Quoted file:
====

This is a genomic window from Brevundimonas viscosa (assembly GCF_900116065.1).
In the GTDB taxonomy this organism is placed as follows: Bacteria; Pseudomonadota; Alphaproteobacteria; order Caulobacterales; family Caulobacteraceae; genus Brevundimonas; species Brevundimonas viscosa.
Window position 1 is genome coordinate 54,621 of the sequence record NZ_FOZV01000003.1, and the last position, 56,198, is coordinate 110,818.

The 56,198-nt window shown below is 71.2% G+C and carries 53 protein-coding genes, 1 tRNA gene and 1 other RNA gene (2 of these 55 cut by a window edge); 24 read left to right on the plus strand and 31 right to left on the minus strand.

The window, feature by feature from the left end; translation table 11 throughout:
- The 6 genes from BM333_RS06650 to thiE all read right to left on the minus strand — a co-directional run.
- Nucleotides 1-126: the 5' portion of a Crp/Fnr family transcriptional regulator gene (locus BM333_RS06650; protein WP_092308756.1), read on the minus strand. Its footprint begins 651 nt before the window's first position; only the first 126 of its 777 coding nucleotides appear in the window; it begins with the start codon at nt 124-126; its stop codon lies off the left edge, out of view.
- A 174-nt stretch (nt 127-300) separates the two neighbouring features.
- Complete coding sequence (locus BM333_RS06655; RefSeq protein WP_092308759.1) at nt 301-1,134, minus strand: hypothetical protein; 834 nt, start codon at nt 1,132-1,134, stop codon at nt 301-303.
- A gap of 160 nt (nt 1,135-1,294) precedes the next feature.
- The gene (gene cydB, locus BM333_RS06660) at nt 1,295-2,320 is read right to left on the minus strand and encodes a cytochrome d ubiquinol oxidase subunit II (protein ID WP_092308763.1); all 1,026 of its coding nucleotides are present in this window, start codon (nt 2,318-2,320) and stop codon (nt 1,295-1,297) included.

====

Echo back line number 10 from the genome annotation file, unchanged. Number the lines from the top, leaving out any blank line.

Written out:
- A gap of 160 nt (nt 1,135-1,294) precedes the next feature.